Dlux, or, as he is more commonly know these days, James Dodd, was there, amongst it all, a part of the beginnings of a movement that have continued to this day. Where once street art was truly underground, it is now, in many ways, a commercial, comodifiable product – and yet artists such as Dlux have retained their ability to “keep it real” whilst navigating the many opportunities and pitfalls associated with the rise of street art as a cultural phenomenon. Although his work has evolved in many differing directions in the decade since, it still retains an element of authenticity that was, in all probability, spawned within that period of time – the rebellion, the enthusiasm and gleefully poignant philosophical elements are all critical elements of his work, and it would be hard to discern if so many of these elements would be present, if he had not been there to see it all in its rambunctious glory.
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Interview – DLUX – James Dodd
It’s 2004, Melbourne, and things for the cities vibrant stencil art community are about to change. For many years the stencil was king – so much so that books were written, international websites spawned and a global movement eagerly watched the streets come alive in nooks and crannies with cut and sprayed works of art. from the political to the humourous, – in these days, freedom aerosol was still, for the most part, mostly practiced by graffiti artists and what we know as the “street art scene” was dominated by stencils and the artists who created them, plied a swaths across the city.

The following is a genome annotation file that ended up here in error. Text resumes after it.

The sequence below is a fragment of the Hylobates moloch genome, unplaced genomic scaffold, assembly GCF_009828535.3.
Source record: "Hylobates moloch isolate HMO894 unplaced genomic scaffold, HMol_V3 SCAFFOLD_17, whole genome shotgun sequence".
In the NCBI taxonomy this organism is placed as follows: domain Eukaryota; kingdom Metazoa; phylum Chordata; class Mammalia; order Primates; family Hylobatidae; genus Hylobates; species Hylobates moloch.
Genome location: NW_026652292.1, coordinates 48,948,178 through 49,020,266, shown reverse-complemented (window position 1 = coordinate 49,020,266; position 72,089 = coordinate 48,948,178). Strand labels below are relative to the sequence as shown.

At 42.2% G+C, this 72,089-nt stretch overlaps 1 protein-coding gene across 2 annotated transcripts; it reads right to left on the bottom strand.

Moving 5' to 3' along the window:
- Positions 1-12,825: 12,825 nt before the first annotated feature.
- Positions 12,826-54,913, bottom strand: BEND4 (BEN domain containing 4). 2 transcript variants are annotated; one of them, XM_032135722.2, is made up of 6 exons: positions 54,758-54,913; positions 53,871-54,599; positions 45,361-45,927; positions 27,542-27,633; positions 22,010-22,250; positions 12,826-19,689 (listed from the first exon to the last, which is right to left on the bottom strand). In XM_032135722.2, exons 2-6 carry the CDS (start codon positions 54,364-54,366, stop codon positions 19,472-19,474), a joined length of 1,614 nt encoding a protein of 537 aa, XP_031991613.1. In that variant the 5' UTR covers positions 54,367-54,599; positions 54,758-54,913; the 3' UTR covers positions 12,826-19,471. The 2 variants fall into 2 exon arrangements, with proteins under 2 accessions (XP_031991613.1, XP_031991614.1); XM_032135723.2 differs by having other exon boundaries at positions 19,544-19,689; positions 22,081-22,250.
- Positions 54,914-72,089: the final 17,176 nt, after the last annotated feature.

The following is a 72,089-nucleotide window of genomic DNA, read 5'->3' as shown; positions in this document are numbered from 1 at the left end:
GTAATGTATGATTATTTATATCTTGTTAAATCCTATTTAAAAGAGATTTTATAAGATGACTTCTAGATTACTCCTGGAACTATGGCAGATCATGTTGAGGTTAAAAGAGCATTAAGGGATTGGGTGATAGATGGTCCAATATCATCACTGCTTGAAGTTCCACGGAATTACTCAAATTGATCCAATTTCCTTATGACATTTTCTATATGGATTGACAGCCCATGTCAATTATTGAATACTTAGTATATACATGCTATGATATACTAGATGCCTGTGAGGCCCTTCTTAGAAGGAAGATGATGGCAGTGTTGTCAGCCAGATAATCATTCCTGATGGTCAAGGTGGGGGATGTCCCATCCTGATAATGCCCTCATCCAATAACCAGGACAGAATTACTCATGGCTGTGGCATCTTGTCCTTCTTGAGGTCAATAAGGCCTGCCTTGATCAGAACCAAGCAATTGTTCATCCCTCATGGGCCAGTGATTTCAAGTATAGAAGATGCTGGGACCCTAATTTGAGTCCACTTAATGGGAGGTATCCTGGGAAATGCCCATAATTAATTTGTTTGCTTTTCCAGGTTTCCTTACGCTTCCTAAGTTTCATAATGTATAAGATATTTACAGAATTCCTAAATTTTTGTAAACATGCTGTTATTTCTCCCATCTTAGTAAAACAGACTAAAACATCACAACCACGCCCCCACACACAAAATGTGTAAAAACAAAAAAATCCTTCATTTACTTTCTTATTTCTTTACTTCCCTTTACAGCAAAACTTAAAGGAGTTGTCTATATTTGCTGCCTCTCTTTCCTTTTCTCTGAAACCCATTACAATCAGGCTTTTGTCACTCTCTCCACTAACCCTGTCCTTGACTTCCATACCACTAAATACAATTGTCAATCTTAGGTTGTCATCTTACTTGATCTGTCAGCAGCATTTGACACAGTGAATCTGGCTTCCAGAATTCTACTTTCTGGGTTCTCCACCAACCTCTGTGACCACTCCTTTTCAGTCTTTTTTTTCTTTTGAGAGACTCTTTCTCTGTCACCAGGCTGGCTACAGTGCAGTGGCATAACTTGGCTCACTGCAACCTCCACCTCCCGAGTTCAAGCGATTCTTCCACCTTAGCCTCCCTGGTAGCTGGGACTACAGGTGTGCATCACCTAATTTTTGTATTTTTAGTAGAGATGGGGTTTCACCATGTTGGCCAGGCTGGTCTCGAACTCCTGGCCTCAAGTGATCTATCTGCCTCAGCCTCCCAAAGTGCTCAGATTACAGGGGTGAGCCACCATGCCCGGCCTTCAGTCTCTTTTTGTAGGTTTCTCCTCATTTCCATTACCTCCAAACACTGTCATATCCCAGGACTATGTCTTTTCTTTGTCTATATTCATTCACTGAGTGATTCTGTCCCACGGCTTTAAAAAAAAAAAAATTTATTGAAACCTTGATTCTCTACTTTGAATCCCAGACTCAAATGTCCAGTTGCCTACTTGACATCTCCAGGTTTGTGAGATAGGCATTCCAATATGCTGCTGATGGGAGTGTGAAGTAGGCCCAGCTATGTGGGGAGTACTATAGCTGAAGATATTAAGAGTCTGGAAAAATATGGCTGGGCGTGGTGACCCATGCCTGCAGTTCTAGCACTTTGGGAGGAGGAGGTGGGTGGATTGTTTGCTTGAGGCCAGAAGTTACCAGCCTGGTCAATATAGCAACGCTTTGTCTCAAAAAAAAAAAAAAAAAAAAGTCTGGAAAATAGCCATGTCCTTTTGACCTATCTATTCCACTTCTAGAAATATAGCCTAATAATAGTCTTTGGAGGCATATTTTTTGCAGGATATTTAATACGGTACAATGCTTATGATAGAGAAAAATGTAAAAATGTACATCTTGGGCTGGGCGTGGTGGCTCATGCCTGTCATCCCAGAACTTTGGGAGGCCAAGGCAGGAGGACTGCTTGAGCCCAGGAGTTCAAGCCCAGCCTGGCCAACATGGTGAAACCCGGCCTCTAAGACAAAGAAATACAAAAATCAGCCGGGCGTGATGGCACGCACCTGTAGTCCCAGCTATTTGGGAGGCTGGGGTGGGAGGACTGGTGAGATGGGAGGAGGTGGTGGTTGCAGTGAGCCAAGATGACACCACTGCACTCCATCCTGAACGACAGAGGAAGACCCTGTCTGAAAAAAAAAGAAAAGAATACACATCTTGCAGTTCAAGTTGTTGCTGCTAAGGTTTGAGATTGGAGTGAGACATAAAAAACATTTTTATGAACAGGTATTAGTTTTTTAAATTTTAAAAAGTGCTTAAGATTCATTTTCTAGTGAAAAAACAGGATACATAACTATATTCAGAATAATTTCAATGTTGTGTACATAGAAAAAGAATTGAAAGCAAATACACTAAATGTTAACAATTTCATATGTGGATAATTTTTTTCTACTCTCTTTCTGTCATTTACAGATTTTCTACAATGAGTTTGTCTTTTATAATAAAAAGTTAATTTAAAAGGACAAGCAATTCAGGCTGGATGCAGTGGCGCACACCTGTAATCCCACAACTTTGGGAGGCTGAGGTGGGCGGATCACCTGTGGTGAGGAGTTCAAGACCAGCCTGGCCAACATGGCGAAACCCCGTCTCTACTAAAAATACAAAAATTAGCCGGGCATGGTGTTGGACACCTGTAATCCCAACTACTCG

But 2004 was the year of a major international event in Melbourne, the Commonwealth games, and with it came a massive cleanup across the city – walls washed and sterilised in the name of “making shit look better”, and with the cleanup went many of the cities beloved stencil art. The City of Melbourne, as hard as it may be to believe these days, went to “war” on graffiti and street art, one which, in hindsight, it appears it was less a victor than at the time it had thought it had been.
It was the year that the first incarnation of the Blender studios was shut down, and the year that the Everfresh studios opened – it was a time of transition between the old, and the new. Artist such as Sync, Ha-Ha and, of course, Dlux, three artists who had been right in amongst the stencil art and street art movement, moved off into different directions – continuing to pursue their works and enlivening their, and consequently our, surroundings.
I am writing today because I'd like to invite you to check out my website update, it's here: adam5100.com, there are lots of new things on there, from new works, to links to my "morning warm up series", as well as links to my social media and such (where you can keep track of my studios day to day). Please click all the buttons, or don't it's up to you. :)
In the news department, I have been doing a year of commissions, from wrapping up a six piece commission for the new San Francisco 49ers stadium, to doing a ceiling painting for a new restaurant. All of this after last years personal successes, such as winning the Herradura barrel art program here in SF. and coming real close to selling out the show last August. My next show will be September at a place called "The Battery" also here in SF. After that I will be headed back to my home of Albuquerque for a two week residency at the Tamarind Institute of Lithography.